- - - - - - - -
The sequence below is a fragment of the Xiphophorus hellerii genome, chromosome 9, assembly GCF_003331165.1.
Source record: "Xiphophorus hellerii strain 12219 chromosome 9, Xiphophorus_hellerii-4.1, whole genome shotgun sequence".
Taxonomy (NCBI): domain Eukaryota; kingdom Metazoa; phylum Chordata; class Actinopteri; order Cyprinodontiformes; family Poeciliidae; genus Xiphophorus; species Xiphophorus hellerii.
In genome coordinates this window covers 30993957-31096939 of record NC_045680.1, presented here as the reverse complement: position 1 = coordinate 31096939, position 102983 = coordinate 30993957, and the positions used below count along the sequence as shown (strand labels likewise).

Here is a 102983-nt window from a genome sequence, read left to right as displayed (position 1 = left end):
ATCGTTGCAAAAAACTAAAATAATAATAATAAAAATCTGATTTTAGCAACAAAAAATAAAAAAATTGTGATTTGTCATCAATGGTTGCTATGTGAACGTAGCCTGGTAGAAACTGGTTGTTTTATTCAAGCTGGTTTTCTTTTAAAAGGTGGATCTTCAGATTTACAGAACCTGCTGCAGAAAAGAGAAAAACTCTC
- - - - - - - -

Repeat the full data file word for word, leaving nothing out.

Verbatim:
The sequence below is a fragment of the Xiphophorus hellerii genome, chromosome 9, assembly GCF_003331165.1.
Source record: "Xiphophorus hellerii strain 12219 chromosome 9, Xiphophorus_hellerii-4.1, whole genome shotgun sequence".
Taxonomy (NCBI): domain Eukaryota; kingdom Metazoa; phylum Chordata; class Actinopteri; order Cyprinodontiformes; family Poeciliidae; genus Xiphophorus; species Xiphophorus hellerii.
In genome coordinates this window covers 30993957-31096939 of record NC_045680.1, presented here as the reverse complement: position 1 = coordinate 31096939, position 102983 = coordinate 30993957, and the positions used below count along the sequence as shown (strand labels likewise).

Here is a 102983-nt window from a genome sequence, read left to right as displayed (position 1 = left end):
ATCGTTGCAAAAAACTAAAATAATAATAATAAAAATCTGATTTTAGCAACAAAAAATAAAAAAATTGTGATTTGTCATCAATGGTTGCTATGTGAACGTAGCCTGGTAGAAACTGGTTGTTTTATTCAAGCTGGTTTTCTTTTAAAAGGTGGATCTTCAGATTTACAGAACCTGCTGCAGAAAAGAGAAAAACTCTC